The list of phenomena goes on. Time is relative in all sorts of ways (depending on what direction you travel, depending on how fast you are traveling, depending on how close you are to something). Time doesn't exist, matter doesn't exist, even space doesn't exist. If you resolve the question as to why two people, each traveling at 99%c in opposite directions, only pass each other at 99%c, the answer lies in space being relative - not only the space between you, but the space you exist in as well. The most distant galaxy is closer to you than your computer monitor, but we perceive it as far away subjectively. Light isn't just massless, it has a relativistic perspective of existing for no time and traveling through no space.The only physical thing left to talk about is energy, and that never existed in the first place.

I don't think you can just claim that time, matter and energy don't exist from what you've said.

I believe he's half right. These things exist and don't exist, simultaneously.

Evidence?

Reality is relative yet also absolute. In other words, subjectivity makes no sense, apart from that which is objective; one gives meaning, and value, to the other. If being only existed and nonbeing did not, making it impossible to say it is this but it's not that, things would have no meaning, or definition. In saying things exist, only, you're in effect saying at no time and in no place do they not exist; things exist and do not exist, simultaneously.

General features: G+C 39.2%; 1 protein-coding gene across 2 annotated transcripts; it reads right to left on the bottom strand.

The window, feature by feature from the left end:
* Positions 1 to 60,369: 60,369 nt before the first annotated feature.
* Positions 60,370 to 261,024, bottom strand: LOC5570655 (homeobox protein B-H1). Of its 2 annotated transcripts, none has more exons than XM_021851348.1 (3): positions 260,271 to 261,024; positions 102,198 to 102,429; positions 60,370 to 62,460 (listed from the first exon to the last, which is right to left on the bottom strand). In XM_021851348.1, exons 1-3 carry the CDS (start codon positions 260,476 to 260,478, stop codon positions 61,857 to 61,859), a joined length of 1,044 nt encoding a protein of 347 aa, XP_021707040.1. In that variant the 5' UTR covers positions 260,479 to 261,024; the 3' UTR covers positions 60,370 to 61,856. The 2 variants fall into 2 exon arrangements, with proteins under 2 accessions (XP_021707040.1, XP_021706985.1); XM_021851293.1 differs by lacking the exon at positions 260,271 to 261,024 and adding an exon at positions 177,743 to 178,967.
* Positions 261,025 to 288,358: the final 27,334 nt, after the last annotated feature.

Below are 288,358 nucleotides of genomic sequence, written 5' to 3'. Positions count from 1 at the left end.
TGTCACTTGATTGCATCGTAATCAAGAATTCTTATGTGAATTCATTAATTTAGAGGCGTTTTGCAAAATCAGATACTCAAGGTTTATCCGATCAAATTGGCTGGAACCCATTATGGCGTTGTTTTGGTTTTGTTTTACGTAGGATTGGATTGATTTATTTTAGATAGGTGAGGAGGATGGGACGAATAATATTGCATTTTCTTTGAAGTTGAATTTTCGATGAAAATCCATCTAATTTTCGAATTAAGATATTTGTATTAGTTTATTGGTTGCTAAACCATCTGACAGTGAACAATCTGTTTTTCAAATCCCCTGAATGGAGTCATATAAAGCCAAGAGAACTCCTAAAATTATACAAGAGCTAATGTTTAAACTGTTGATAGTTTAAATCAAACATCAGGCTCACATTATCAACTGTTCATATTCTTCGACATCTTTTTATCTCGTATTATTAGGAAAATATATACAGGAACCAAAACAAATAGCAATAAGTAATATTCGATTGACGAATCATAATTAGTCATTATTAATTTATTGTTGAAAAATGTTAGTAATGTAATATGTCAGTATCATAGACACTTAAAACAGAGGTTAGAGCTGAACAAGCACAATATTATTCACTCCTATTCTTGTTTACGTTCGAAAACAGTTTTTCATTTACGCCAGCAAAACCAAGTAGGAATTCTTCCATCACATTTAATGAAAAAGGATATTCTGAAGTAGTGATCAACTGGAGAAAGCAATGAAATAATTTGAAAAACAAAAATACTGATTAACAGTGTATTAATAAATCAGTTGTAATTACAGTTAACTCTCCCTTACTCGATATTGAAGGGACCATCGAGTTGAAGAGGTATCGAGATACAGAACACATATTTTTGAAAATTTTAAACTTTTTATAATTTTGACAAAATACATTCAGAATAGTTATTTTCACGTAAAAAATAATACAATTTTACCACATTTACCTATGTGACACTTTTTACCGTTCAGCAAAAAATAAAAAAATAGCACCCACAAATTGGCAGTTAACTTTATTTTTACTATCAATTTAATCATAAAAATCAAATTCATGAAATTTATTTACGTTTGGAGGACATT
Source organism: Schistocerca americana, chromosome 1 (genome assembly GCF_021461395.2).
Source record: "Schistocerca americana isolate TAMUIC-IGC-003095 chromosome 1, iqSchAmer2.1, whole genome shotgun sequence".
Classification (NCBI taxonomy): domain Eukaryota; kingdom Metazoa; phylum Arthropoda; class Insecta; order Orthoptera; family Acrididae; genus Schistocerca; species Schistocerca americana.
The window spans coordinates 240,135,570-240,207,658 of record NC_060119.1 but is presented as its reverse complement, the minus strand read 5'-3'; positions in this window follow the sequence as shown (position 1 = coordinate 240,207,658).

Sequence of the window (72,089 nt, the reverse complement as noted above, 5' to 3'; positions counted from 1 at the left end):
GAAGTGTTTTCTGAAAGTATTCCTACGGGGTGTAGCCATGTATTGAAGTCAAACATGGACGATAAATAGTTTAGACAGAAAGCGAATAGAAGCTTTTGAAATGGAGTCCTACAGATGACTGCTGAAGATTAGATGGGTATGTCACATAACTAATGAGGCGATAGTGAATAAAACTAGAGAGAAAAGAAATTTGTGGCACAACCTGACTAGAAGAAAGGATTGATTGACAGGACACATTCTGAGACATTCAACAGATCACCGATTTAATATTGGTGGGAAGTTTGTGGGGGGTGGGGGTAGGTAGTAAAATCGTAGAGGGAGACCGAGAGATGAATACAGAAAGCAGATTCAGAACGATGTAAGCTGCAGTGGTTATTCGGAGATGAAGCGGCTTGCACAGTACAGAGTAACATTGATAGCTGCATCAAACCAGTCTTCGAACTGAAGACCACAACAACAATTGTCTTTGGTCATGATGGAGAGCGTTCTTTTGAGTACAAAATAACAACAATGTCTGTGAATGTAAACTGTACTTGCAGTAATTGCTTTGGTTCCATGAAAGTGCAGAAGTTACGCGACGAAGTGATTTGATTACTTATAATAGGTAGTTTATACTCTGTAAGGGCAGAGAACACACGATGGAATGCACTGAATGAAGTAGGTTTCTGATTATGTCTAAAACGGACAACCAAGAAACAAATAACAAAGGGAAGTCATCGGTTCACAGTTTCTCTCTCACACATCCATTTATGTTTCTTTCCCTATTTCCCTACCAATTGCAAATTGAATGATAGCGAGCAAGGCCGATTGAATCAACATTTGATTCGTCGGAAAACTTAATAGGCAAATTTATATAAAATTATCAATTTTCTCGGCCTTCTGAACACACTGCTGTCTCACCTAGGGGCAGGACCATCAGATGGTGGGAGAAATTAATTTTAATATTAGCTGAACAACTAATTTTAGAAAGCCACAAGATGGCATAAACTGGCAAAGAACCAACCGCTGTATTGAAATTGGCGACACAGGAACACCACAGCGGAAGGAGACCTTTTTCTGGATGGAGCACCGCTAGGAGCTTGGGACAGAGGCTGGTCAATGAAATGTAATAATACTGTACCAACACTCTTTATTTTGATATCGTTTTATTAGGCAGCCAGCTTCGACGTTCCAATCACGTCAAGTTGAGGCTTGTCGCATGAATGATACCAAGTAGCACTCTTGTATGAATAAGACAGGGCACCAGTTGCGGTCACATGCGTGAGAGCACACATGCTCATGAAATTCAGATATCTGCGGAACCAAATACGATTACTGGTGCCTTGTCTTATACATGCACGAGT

That doesn't mean that time, matter and energy both exist and don't exist simultaneously.

So, are you saying time, matter, and energy exist, beyond definition, there are no limits to their existence, in other words, at no time or place could I say this is not time, matter, or energy?

That doesn't mean they both exist and don't exist, just that they don't exist in all places.

Saying, "...(T)hey don't exist in all places." is saying they don't exist. You can't say they only exist and then say they don't exist.

Just because reality isn't an apple doesn't mean that apples don't exist. Apples exist. You can't say they also don't exist because they don't exist everywhere and everytime etc.

For me, apples exist and don't exist. You say apples exist and don't exist and then deny saying they don't exist.


For most things existence and non-existence appear to be mutually exclusive. If something exists anywhere then it exists and if it stops existing then it used to exist but doesn't anymore.

Ok. I don't have a problem, with that. Contradiction is very real, because things exist and don't exist. If something exists, it exists, and doesn't exist, simultaneously. If something exists, then, it doesn't exist; and, if it doesn't exists, then, it exists.
Rational_Thinker9119
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6/24/2014 9:21:56 PM
Posted: 2 years ago
At 6/24/2014 11:28:29 AM, Envisage wrote:
At 6/24/2014 11:21:20 AM, Rational_Thinker9119 wrote:
At 6/24/2014 4:56:20 AM, Envisage wrote:
At 6/24/2014 12:26:18 AM, Rational_Thinker9119 wrote:
If you think about it, there is no basis for thinking a material world exists at all. All you have are experiences. You have an experience of a computer in front of you, the experience of touch, like when you pound the keys. But experience is purely mental/ conscious. One blindly assumes that there is an actual computer "out there" causing my conscious sight of one, or my conscious touch of one, but there are metaphysical problems with such an assumption and it is unwarranted.

Explanatory power.